In the beginning

Column: Wisdom, not wealth, is key to a good life

Father Mike Stubbs is the pastor of Holy Cross Parish in Overland Park and has a degree in Scripture from Harvard University.

Father Mike Stubbs is the pastor of Holy Cross Parish in Overland Park and has a degree in Scripture from Harvard University.

by Father Mike Stubbs

Steps on your career path.” “Skills for professional development.” Our schools tend to emphasize the practical ways to help a person find a job, earn a salary — in short, to make money. All that is well and good, but there is more to life than just that.

Sunday’s first reading, Wis 7:7-11, respects that insight: “I prayed, and prudence was given  me; I pleaded, and the spirit of wisdom came to me.” The Book of Wisdom presents the person speaking as King Solomon, who was famous for his wisdom. In fact, sometimes the book is titled “The Wisdom of Solomon,” although generally it is believed that a later author centuries after Solomon actually wrote the book. Tradition ascribed the book to King Solomon in order to capitalize on his reputation.

At any rate, the speaker in our reading shows great wisdom in preferring wisdom over earthly treasures: “I preferred her to scepter and throne, and deemed riches nothing in comparison with her, nor did I liken any priceless gem to her; because all gold, in view of her, is a little sand, and before her, silver is to be accounted mire.” So much for practical skills to make money.

The Book of Wisdom falls into the category of writings in the Old Testament that is called wisdom literature. They include a wide variety, ranging from the Book of Job to the Book of Proverbs. Some of the wisdom provided focuses upon the practical, such as the Book of Proverbs, whose sayings serve as useful guidelines for everyday life: “As the crucible tests silver and the furnace gold, so a man is tested by the praise he receives” (Prv 27: 21). On the other hand, other books — for example the Book of Job and Ecclesiastes — explore philosophical issues, such as the problem of suffering, the purpose of life and the reason for the universe: “There is an appointed time for everything, and a time for every affair under the heavens. A time to be born, and a time to die . . .” (Eccl 3: 1-2).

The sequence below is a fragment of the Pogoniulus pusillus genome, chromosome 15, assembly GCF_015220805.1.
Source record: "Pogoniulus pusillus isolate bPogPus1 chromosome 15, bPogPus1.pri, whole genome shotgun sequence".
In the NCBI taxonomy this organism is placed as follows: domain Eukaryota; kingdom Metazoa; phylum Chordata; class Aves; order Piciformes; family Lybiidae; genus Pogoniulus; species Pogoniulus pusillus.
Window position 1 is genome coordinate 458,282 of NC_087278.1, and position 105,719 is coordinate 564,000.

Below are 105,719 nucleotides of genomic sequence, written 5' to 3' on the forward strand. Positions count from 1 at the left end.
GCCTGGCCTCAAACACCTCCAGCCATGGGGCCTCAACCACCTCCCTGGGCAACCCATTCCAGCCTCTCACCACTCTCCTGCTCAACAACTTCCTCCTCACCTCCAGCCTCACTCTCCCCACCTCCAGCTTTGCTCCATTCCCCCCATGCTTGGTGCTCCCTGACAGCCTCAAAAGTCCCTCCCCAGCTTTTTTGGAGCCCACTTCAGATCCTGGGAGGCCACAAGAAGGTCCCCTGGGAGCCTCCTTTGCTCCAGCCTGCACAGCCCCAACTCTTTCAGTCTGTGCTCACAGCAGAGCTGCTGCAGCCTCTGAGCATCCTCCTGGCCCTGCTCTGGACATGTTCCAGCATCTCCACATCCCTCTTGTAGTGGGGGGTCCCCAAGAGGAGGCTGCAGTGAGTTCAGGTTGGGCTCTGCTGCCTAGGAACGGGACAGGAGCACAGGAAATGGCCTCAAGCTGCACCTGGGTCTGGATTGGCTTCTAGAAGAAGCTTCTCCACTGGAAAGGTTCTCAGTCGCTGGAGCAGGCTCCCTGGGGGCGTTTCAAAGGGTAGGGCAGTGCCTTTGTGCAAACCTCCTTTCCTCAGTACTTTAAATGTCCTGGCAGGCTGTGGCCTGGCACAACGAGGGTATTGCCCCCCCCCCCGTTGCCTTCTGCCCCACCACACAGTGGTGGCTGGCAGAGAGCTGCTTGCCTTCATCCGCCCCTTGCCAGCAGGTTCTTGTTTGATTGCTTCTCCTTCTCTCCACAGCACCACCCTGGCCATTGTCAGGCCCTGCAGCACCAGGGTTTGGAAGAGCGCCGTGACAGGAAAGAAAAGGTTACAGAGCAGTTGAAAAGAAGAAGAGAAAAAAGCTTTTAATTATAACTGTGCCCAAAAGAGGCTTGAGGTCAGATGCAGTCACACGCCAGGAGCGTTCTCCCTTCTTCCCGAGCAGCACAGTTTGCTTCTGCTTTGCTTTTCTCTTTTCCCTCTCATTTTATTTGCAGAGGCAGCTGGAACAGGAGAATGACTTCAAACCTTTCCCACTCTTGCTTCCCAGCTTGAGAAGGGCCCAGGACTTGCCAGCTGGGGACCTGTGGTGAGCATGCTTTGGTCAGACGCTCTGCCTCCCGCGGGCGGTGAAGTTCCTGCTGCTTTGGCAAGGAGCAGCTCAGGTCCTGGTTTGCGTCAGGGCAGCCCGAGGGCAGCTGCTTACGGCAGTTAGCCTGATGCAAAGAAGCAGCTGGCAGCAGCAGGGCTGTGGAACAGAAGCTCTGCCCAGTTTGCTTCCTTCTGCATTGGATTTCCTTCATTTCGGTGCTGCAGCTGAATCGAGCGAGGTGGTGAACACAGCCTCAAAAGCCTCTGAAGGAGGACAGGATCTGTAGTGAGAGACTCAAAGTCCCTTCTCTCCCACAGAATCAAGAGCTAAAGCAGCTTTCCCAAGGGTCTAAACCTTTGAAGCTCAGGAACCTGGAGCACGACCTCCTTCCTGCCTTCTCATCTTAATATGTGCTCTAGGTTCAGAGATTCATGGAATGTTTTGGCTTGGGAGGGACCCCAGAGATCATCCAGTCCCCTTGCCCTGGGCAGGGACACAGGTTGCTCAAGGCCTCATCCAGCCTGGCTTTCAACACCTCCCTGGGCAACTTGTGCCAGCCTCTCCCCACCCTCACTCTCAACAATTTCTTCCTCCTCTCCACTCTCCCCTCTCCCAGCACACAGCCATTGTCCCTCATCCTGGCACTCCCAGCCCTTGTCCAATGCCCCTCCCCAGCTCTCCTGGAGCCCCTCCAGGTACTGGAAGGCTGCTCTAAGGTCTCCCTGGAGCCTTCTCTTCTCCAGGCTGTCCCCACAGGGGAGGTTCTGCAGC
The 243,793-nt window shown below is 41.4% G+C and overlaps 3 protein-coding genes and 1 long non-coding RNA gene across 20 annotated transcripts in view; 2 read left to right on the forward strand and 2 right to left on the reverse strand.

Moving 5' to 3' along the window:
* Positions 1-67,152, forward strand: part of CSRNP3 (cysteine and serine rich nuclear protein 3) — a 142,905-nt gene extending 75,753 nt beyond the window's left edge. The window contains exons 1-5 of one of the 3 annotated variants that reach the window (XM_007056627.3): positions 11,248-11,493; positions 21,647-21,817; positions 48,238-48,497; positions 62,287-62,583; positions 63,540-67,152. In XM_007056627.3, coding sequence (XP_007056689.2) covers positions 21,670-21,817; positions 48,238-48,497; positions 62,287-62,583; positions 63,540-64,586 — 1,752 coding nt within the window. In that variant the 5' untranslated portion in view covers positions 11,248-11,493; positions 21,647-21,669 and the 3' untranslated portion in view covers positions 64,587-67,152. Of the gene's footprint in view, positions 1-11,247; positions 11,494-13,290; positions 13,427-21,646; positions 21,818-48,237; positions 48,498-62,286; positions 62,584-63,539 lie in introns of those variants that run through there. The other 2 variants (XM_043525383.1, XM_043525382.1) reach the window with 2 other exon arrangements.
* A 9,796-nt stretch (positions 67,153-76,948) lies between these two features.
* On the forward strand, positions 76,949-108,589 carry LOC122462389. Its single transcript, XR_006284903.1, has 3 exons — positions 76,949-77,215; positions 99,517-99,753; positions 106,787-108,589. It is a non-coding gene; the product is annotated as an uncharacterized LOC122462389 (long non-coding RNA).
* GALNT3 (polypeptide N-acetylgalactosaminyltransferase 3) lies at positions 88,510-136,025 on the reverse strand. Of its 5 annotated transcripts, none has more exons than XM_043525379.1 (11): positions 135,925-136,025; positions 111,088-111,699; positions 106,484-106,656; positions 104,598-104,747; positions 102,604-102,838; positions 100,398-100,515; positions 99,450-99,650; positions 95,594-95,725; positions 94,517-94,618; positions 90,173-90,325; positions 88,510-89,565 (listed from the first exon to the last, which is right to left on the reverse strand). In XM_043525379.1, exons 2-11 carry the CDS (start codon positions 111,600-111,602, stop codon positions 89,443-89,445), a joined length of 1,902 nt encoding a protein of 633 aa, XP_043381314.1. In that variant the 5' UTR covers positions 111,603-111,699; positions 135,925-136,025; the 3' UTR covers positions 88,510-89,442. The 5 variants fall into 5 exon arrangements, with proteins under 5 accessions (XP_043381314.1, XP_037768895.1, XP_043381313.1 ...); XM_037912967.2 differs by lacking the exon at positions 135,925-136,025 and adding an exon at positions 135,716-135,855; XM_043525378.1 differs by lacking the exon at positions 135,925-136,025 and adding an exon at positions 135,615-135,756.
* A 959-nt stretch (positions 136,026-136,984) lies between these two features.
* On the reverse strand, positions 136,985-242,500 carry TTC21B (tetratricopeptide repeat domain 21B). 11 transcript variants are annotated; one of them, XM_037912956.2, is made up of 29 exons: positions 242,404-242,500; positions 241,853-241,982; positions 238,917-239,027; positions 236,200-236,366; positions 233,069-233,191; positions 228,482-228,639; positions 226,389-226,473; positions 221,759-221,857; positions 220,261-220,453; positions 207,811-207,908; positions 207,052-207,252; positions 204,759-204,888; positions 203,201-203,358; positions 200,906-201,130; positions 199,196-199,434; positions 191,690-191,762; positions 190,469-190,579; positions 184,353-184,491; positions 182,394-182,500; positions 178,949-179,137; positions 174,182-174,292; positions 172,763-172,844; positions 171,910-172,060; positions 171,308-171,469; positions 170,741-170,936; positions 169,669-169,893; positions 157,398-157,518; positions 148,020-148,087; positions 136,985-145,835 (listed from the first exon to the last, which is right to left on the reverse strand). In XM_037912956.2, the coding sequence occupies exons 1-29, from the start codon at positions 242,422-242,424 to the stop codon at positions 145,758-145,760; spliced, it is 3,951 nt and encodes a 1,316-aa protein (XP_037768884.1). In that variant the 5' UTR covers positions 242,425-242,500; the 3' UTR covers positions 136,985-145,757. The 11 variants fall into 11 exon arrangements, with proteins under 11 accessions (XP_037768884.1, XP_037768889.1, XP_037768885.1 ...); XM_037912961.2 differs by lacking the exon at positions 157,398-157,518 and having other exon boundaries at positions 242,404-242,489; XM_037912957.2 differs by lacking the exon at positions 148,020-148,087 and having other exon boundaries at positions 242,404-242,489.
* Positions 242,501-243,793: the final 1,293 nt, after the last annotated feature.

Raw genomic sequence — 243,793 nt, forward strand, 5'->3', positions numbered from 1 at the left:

In any case, these books present wisdom as the means to a fulfilled life. Wisdom can supply us with answers for the nitty-gritty questions on how we should live. Wisdom can help us deal with the larger philosophical questions which have no easy answers.

Above all, these books insist that wisdom is a gift from God. It is not something we achieve on our own. That is the reason for Solomon’s prayer. We should make it our own.

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Fr. Mike Stubbs

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